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If this has been the summer or the year of the “good, but not great” movie, Cowboys & Aliens stands just a bit taller than most. It wears its spurs a little prouder. It slings its gun a little faster. Whichever metaphor you prefer, Jon Favreau has crafted a loving new vision of the Western genre that delivers far better on character than the average summer blockbuster. At the very least, it works more on making the people on screen matter, even when sci-fi spectacle could have (and maybe should have) taken the reins. Jake (Daniel Craig) wakes up in the desert having lost his memory but gained an alien weapon strapped to his arm. When he’s arrested in the town of Absolution alongside Percy (Paul Dano), the sniveling son of wealthy landowner Woodrow Dolarhyde (Harrison Ford), the pair are ready for transport when the community is attacked by beings from another world. Their kin are taken, and they round up a posse to get them back.

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Jon Favreau is once again the King of Comic-Con. In a lackluster year where fans have sat through panels for films that have nothing to do with comic books (and some little to do with anything interesting), the Iron Man director hit the stage like an adrenaline needle to a crowd already buzzing to see the Marvel panel later in the evening. It’s been a hectic day of overcrowding, a trailer presentation that brought on the boos, and a fight that broke out and resulted in police action. After the panel for Paul brought everyone back to life, Favreau was joined on stage by Daniel Craig…then Olivia Wilde…then Sam Rockwell…and then, Harrison “Throw Me the Idol” Ford. So, perhaps it was the five minute standing ovation that got the crowd in the giving mood, but the footage for the definitely 2D Cowboys vs Aliens was spectacular. Since it could be considered a bit spoilery, hit the jump.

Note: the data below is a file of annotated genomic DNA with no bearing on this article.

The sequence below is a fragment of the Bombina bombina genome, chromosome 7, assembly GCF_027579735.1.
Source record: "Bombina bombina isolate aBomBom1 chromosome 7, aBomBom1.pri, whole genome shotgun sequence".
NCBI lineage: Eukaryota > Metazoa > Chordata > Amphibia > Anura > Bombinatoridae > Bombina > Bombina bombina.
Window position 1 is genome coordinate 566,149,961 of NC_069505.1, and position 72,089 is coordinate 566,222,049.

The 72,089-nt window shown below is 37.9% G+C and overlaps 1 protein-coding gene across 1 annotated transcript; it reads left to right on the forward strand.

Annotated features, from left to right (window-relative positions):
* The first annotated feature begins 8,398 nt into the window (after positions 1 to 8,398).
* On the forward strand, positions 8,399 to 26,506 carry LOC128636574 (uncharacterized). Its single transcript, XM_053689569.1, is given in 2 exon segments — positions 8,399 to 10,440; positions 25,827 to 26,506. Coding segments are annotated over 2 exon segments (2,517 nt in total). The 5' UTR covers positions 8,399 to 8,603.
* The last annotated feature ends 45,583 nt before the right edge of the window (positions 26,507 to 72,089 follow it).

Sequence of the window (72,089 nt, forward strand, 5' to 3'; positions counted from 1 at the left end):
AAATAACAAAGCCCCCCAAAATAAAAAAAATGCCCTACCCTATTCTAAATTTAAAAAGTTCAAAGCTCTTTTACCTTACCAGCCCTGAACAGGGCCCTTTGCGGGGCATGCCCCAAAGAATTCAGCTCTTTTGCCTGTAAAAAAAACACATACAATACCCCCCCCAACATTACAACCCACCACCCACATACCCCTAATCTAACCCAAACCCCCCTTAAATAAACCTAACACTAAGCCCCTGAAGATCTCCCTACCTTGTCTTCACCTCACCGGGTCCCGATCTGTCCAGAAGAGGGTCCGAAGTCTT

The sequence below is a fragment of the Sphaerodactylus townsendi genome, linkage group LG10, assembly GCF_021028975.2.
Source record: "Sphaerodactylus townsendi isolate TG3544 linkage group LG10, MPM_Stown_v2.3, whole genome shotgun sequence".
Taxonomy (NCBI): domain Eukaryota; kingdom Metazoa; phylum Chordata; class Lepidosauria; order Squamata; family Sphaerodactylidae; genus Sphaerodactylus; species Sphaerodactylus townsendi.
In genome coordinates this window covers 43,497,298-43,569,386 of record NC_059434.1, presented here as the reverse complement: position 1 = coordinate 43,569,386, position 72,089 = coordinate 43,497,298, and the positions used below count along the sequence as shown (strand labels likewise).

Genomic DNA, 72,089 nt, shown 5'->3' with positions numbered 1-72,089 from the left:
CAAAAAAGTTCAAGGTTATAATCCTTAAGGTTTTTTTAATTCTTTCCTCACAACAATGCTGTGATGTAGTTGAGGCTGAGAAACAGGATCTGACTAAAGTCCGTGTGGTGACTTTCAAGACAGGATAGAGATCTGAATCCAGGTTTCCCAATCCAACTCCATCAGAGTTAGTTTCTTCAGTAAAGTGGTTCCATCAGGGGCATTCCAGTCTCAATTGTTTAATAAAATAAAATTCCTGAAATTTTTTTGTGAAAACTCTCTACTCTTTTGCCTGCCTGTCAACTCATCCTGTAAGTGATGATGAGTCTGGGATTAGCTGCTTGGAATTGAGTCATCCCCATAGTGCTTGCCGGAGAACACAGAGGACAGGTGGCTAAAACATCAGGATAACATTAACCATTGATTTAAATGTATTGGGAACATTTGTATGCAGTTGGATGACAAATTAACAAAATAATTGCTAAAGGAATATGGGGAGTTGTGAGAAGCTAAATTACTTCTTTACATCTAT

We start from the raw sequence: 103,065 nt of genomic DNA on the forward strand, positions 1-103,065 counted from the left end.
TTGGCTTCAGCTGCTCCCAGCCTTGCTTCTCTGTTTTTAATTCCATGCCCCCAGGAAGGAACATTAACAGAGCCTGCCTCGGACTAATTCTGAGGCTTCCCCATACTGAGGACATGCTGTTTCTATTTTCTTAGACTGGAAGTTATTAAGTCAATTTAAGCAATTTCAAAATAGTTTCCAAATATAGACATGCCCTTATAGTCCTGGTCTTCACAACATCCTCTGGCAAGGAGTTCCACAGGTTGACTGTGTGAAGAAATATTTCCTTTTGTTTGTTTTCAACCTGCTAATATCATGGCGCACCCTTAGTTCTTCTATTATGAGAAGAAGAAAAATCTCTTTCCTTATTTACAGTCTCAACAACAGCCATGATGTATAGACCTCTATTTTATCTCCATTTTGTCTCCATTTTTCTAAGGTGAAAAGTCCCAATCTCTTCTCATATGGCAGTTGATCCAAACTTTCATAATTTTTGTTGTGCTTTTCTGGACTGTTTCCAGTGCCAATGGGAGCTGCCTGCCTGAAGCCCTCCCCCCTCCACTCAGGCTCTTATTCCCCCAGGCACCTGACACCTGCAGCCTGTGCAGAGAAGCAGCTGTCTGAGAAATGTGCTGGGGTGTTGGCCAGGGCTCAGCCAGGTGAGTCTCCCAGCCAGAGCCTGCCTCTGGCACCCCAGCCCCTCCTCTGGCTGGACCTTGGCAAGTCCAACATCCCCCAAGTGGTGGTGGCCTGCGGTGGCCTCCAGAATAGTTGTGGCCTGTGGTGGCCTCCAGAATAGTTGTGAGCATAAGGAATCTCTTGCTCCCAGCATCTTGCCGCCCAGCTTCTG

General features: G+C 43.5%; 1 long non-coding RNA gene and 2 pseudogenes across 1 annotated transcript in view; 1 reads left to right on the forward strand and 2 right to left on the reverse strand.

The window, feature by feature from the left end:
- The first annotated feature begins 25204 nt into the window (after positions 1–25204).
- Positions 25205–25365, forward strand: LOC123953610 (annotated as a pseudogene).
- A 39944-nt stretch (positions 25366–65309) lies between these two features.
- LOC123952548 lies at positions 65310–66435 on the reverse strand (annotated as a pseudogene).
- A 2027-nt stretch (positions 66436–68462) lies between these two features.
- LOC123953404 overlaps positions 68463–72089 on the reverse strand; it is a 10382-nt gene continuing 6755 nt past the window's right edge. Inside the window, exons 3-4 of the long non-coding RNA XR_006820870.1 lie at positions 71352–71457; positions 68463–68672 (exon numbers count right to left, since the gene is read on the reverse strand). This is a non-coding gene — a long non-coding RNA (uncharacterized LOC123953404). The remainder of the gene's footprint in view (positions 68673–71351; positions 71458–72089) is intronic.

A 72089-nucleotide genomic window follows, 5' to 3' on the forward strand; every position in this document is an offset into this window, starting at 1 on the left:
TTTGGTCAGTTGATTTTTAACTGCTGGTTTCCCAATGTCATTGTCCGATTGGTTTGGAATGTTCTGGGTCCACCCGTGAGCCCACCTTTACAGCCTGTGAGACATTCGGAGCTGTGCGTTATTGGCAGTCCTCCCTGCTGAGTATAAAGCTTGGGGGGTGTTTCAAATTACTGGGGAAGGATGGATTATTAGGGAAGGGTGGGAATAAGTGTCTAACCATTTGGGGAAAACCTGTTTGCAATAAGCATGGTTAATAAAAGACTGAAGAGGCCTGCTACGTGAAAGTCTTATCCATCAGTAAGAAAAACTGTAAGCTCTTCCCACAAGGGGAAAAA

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If you’ve never picked up “The Goon” for a solid Sunday read, you should head to the local comic book store (the one where the owner won’t let you thumb through the pages because it makes them “used”) and pick up the entire series immediately. Actually, volumes 0-3 should be enough for now, but make sure the gas tank is full because you’ll be heading back to the store soon. There’s zombies and skunk-apes and it’s fantastic. News of a film featuring the beloved characters has been around for quite some time, but a very cool teaser trailer made especially for Comic-Con is the first solid proof (beyond a few pieces of concept art) that the film is barreling its way down throats and out back ends. It will be soon enough. Grab a slice of pie and check out the footage:

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This morning we take a look at fan made trailers for the Lost finale, dueling Marylin Monroes, the future of Nick Fury, Mark Hamill’s directing career, Paul Dano vs. Aliens and more.

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TheGoon

Eric Powell’s batshit wonderful comic book is slowly, achingly moving toward getting made. Latest milestone: a script.

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published: 12.23.2014
B+
published: 12.22.2014
C-
published: 12.19.2014
A-